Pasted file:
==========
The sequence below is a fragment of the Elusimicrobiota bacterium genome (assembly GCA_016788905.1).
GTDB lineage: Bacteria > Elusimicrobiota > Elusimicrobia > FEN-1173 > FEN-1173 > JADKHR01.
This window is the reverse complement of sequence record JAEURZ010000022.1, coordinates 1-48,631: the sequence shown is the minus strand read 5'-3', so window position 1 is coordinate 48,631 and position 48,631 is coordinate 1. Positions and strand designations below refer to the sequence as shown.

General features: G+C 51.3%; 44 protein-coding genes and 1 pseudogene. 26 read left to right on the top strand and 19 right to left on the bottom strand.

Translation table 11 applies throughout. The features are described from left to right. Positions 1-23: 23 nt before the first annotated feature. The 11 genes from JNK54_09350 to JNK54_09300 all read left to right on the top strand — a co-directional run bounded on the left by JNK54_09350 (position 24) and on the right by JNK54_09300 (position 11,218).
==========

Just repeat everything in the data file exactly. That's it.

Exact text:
The sequence below is a fragment of the Elusimicrobiota bacterium genome (assembly GCA_016788905.1).
GTDB lineage: Bacteria > Elusimicrobiota > Elusimicrobia > FEN-1173 > FEN-1173 > JADKHR01.
This window is the reverse complement of sequence record JAEURZ010000022.1, coordinates 1-48,631: the sequence shown is the minus strand read 5'-3', so window position 1 is coordinate 48,631 and position 48,631 is coordinate 1. Positions and strand designations below refer to the sequence as shown.

General features: G+C 51.3%; 44 protein-coding genes and 1 pseudogene. 26 read left to right on the top strand and 19 right to left on the bottom strand.

Translation table 11 applies throughout. The features are described from left to right. Positions 1-23: 23 nt before the first annotated feature. The 11 genes from JNK54_09350 to JNK54_09300 all read left to right on the top strand — a co-directional run bounded on the left by JNK54_09350 (position 24) and on the right by JNK54_09300 (position 11,218).